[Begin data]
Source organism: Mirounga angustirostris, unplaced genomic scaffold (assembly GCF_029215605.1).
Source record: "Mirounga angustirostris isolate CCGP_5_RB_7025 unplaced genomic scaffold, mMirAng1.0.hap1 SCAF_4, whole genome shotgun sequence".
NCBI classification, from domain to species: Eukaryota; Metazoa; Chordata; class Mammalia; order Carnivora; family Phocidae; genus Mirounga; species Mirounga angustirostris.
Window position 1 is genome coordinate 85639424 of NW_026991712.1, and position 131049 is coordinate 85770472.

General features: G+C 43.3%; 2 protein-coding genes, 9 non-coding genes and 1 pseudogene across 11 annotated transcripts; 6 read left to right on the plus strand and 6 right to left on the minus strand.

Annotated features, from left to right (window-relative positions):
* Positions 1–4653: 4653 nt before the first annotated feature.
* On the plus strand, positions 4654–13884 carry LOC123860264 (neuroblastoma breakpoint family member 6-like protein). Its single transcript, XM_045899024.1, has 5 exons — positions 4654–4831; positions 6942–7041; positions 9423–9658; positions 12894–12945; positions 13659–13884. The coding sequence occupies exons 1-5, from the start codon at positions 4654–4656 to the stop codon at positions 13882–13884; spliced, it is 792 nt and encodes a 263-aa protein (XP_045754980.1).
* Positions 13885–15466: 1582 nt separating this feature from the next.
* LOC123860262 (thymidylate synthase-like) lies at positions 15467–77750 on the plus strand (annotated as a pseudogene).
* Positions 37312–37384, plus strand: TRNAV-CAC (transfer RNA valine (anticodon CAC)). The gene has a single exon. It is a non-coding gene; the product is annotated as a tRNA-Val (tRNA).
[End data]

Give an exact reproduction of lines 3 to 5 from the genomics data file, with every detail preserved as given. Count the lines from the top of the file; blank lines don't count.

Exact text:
NCBI classification, from domain to species: Eukaryota; Metazoa; Chordata; class Mammalia; order Carnivora; family Phocidae; genus Mirounga; species Mirounga angustirostris.
Window position 1 is genome coordinate 85639424 of NW_026991712.1, and position 131049 is coordinate 85770472.

General features: G+C 43.3%; 2 protein-coding genes, 9 non-coding genes and 1 pseudogene across 11 annotated transcripts; 6 read left to right on the plus strand and 6 right to left on the minus strand.